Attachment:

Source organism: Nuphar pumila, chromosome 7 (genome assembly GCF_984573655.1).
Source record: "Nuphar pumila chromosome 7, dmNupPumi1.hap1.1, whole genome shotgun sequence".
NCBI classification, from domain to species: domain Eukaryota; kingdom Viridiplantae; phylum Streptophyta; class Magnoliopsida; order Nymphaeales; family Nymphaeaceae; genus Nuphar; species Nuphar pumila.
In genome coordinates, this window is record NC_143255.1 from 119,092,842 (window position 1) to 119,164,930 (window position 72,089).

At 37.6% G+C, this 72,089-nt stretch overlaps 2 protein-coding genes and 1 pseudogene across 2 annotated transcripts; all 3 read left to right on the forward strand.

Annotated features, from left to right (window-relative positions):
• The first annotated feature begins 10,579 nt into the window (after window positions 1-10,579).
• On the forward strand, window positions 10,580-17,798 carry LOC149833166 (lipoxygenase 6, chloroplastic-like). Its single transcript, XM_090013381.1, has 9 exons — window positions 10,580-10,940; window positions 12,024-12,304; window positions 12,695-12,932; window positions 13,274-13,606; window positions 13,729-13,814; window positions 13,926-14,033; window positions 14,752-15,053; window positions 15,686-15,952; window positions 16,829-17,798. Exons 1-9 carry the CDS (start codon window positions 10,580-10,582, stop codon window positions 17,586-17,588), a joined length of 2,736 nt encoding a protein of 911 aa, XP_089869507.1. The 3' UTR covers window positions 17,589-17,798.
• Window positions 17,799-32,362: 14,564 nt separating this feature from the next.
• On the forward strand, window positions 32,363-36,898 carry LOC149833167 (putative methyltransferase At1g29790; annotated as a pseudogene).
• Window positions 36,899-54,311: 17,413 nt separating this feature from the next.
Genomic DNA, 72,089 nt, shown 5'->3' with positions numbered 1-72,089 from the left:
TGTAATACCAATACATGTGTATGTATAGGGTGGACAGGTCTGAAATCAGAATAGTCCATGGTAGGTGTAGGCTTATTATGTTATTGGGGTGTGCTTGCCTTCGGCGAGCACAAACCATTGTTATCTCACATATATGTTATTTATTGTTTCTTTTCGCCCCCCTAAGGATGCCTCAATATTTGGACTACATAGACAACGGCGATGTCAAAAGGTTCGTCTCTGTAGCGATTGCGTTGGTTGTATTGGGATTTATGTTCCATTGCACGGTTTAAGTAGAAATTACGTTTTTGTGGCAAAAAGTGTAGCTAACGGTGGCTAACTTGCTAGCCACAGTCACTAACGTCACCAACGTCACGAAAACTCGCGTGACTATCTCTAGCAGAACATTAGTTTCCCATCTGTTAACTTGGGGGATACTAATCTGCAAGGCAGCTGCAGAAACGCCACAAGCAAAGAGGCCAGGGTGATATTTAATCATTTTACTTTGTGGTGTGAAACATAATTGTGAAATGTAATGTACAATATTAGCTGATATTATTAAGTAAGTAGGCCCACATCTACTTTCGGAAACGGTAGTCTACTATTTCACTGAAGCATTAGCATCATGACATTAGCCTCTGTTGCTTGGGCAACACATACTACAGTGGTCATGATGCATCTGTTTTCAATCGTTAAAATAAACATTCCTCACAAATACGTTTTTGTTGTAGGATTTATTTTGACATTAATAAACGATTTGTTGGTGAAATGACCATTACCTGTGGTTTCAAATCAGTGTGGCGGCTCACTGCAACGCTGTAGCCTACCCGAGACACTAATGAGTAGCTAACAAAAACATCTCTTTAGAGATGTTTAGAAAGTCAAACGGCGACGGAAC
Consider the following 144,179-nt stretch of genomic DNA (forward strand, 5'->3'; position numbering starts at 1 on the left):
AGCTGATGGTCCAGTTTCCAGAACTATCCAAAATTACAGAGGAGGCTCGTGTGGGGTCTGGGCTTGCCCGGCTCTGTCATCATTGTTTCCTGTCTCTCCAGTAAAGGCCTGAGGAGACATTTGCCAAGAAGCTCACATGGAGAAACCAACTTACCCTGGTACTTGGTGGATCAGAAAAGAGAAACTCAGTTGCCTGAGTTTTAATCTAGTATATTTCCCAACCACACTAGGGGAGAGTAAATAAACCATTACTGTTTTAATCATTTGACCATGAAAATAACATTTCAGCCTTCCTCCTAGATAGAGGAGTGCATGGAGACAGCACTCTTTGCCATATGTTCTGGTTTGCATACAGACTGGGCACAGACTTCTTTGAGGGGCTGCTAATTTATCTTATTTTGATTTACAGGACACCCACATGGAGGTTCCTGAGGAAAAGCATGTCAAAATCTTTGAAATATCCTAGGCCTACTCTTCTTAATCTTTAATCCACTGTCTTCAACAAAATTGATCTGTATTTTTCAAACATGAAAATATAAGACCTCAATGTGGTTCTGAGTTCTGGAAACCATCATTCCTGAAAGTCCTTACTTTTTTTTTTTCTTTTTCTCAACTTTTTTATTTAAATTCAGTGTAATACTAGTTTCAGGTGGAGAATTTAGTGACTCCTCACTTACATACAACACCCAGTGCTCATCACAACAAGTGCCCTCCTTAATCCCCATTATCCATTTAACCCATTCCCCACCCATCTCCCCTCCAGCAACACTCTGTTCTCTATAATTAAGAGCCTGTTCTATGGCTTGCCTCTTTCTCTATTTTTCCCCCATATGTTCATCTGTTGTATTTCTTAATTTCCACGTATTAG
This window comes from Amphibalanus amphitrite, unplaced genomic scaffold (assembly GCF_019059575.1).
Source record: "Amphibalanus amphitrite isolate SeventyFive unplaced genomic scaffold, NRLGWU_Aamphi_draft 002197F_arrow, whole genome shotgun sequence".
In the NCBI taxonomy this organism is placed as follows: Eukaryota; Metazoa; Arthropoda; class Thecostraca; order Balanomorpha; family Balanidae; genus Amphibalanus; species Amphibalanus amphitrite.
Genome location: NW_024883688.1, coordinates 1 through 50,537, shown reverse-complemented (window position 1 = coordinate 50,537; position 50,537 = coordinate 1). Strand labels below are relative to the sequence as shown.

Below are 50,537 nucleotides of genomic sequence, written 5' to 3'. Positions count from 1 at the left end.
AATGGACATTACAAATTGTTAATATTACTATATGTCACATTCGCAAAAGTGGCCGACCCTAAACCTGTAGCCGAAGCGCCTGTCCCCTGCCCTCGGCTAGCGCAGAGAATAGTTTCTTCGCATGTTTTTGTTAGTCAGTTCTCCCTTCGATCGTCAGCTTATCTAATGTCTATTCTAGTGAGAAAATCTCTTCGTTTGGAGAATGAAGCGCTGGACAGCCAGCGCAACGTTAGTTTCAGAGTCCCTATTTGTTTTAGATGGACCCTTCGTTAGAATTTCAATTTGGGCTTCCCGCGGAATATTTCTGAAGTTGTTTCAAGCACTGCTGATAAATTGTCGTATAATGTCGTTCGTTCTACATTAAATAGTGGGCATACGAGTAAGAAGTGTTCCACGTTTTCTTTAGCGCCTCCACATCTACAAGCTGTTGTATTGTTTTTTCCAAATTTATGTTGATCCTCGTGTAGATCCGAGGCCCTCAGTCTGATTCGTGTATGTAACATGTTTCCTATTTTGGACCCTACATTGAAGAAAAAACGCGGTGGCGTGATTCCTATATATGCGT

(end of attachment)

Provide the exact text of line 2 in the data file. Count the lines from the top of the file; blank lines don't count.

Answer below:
Source record: "Nuphar pumila chromosome 7, dmNupPumi1.hap1.1, whole genome shotgun sequence".